Hard Apple Cider is easy to make, and SO tasty. This Homemade Maple Hard Apple Cider recipe leans in on those fall flavours even more!
Fall is finally coming!
After a long hot summer, the weather FINALLY turned cool this week, and it’s been gorgeous!
Yesterday I watched a yellowed leaf fall from the big maple tree out front, and had to sigh happily. A good friend in Minneapolis posted a photo of a brilliantly red tree the other day, and I can’t wait!
Fall colour season is my favourite!
I’m not sure how normal this fall will be - will apple picking be an option? - I’m still looking forward to enjoying it in every way possible!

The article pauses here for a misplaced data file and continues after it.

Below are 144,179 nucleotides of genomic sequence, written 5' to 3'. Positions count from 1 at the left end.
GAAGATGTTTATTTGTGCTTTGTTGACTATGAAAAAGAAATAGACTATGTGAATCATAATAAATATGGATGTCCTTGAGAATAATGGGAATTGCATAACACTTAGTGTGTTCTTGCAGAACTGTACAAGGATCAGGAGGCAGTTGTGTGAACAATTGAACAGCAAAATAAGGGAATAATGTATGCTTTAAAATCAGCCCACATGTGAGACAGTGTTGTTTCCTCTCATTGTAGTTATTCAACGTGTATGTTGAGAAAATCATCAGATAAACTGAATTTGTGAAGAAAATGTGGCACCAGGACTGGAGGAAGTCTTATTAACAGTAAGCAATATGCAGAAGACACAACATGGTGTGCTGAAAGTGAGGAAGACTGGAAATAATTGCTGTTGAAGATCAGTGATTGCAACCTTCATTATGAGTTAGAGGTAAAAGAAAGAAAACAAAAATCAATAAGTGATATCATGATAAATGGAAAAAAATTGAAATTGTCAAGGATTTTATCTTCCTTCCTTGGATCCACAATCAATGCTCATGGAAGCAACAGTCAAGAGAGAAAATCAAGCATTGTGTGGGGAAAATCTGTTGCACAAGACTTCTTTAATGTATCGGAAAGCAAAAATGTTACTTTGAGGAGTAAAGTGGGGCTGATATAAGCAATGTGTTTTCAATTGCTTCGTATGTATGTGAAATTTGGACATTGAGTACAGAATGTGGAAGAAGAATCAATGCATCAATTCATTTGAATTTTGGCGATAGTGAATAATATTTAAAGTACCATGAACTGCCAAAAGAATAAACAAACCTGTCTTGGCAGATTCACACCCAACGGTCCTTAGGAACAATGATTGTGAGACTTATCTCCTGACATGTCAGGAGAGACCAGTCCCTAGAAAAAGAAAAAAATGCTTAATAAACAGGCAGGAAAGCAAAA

Now that I’m back in Ontario, apple season is a WAY bigger deal for me. The apples in Minneapolis were OK, but they weren’t Mutsus I obsess over Mutsu apples almost as much as I obsess over oranges - and that’s saying something!
Whether we pick them ourselves or mask up and pick them up from the farmers’ market, fresh apples are *definitely* in our near future. The first varieties are already showing up on farmers market tables here!
It’s been a minute since I posted about making Hard Apple Cider , so I figure it’s time to share our Maple Hard Apple Cider version.
No more difficult than making our basic (or not so basic, once we’ve doctored it all up at times!) Hard Apple Cider, just with the ingredients tweaked a bit.
Learn The Basics of Homemade Maple Hard Apple Cider
If you haven't attempted making wine before, don't be intimidated! Check out our primer to home brewing: